ELM: enhanced lowest common ancestor based method for detecting a pathogenic virus from a large sequence dataset
© Ueno et al.; licensee BioMed Central Ltd. 2014
Received: 9 August 2013
Accepted: 7 July 2014
Published: 28 July 2014
Emerging viral diseases, most of which are caused by the transmission of viruses from animals to humans, pose a threat to public health. Discovering pathogenic viruses through surveillance is the key to preparedness for this potential threat. Next generation sequencing (NGS) helps us to identify viruses without the design of a specific PCR primer. The major task in NGS data analysis is taxonomic identification for vast numbers of sequences. However, taxonomic identification via a BLAST search against all the known sequences is a computational bottleneck.
Here we propose an enhanced lowest-common-ancestor based method (ELM) to effectively identify viruses from massive sequence data. To reduce the computational cost, ELM uses a customized database composed only of viral sequences for the BLAST search. At the same time, ELM adopts a novel criterion to suppress the rise in false positive assignments caused by the small database. As a result, identification by ELM is more than 1,000 times faster than the conventional methods without loss of accuracy.
We anticipate that ELM will contribute to direct diagnosis of viral infections. The web server and the customized viral database are freely available at http://bioinformatics.czc.hokudai.ac.jp/ELM/.
KeywordsNext generation sequencing Virus discovery Diagnostic virology Virome Taxonomic identification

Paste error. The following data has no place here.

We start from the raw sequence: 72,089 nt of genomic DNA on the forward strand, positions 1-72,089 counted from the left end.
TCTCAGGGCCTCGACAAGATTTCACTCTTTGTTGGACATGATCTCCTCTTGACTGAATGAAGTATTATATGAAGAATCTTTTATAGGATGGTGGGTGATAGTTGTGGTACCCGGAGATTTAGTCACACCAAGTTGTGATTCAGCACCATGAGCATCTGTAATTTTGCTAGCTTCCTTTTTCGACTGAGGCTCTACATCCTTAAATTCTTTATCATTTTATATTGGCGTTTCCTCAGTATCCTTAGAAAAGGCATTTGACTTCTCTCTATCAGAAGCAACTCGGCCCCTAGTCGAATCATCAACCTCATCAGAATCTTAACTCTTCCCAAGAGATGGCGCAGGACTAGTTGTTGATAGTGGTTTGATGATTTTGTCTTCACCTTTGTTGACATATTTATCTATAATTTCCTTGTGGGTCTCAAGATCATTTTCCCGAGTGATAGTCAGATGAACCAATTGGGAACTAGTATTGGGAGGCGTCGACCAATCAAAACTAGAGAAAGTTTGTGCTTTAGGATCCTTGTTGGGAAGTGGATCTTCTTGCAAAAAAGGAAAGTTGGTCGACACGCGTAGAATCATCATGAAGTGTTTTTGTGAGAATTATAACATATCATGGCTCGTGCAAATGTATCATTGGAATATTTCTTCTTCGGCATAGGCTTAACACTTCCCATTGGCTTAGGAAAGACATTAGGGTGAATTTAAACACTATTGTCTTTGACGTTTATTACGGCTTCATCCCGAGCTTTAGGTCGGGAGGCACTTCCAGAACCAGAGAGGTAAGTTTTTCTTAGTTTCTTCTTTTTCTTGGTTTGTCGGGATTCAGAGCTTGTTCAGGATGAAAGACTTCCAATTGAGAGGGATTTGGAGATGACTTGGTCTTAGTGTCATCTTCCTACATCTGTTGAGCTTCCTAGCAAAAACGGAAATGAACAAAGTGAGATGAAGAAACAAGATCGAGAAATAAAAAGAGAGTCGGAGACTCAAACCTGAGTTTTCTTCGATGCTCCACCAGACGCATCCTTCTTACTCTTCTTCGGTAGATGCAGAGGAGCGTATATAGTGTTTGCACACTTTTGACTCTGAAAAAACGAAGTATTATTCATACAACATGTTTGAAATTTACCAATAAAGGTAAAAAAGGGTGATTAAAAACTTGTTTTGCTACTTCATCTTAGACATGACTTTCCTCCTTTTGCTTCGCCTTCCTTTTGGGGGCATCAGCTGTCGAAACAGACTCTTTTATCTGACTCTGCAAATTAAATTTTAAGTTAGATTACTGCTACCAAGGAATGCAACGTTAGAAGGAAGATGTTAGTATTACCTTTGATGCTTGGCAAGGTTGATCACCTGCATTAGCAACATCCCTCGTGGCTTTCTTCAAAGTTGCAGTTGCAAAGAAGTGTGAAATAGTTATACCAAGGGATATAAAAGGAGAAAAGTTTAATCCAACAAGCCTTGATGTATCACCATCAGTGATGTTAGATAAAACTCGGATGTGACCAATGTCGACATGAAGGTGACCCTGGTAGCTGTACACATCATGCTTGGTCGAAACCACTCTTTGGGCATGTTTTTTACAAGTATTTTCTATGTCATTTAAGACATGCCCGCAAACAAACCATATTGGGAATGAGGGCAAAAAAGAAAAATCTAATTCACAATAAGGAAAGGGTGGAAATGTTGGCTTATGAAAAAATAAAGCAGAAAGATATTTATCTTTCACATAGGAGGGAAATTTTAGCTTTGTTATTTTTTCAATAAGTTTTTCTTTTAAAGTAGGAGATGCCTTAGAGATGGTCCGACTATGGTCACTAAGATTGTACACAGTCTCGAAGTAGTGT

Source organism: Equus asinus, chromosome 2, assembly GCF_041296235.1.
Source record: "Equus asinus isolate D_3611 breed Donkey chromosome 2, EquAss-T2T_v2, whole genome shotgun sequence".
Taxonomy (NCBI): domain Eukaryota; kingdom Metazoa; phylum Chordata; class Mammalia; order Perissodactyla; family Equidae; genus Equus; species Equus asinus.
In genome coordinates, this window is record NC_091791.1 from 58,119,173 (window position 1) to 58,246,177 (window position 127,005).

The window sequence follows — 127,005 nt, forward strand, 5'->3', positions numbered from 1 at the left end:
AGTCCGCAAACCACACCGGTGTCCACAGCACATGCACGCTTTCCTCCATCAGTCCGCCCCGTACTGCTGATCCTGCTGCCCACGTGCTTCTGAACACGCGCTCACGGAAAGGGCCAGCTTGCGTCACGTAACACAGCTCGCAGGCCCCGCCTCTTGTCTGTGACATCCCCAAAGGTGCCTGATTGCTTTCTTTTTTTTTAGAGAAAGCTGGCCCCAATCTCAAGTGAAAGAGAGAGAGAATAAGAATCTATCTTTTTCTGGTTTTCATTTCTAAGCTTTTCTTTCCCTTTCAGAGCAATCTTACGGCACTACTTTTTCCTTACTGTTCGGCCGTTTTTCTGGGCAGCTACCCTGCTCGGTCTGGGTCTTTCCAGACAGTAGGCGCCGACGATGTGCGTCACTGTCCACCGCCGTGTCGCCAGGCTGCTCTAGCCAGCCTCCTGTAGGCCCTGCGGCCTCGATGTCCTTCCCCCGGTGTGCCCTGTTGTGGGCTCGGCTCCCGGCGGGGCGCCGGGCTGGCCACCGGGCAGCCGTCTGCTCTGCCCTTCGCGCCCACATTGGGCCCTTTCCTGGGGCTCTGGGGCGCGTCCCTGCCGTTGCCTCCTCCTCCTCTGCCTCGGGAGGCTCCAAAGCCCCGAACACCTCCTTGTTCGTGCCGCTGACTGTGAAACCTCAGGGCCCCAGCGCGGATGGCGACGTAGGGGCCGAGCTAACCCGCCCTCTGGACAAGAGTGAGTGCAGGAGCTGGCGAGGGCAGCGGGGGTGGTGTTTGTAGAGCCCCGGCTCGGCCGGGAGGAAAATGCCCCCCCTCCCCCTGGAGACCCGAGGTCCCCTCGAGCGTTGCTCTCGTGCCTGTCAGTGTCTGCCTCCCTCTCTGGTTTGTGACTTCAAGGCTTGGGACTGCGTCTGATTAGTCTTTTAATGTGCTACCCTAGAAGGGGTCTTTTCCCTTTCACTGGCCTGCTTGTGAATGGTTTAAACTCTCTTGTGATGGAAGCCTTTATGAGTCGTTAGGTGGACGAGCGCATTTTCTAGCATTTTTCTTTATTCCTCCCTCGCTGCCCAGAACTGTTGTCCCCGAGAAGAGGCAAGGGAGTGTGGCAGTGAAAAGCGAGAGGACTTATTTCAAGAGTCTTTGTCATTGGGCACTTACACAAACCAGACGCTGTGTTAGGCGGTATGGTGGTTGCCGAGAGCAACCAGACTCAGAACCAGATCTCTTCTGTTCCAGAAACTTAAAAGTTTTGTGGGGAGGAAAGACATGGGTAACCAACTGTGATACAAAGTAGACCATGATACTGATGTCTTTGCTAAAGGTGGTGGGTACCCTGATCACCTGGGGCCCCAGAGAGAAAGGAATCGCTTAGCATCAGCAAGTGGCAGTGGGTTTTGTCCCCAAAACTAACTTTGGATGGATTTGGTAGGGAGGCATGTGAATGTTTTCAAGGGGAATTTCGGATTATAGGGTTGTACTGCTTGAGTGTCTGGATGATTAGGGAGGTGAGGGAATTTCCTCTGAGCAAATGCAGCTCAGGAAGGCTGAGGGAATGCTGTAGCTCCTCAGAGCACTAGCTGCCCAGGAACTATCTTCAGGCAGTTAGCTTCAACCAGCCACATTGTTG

Most emerging infectious diseases are zoonoses, the pathogens of which are transmitted between humans and animals. The 2009 pandemic H1N1 influenza virus spread worldwide through reassortment that exchanged a gene segment between pigs and humans . Recently, cases of influenza A virus H7N9 transmitted from birds to humans have been reported . The 2003 severe acute respiratory syndrome (SARS) outbreak originated from the transmission of a novel bat coronavirus . For the sporadically endemic Ebola virus, bats are suspected to be the natural reservoir, but this is still controversial . Vector-borne zoonoses caused by transmission of viruses through mosquitoes and ticks have also become a public health concern. The 1999 outbreak of West Nile virus (WNV) that occurred in New York was caused by the transmission of the WNV among birds, horses and humans via mosquitoes . Similarly, severe fever with thrombocytopenia syndrome (SFTS) was found to be due to a virus transmitted by ticks .
To prepare for the risk of emerging infectious diseases, we need to identify pathogenic viruses through surveillance of livestock and wild animals. Although universal PCR primers against 16S ribosomal RNA are available for the identification of bacteria, we needed specific PCR primers to identify viruses. In recent years, NGS technologies have become available for identifying novel viruses that cannot be found by Sanger sequencing due to the difficulty of isolation and passage culture .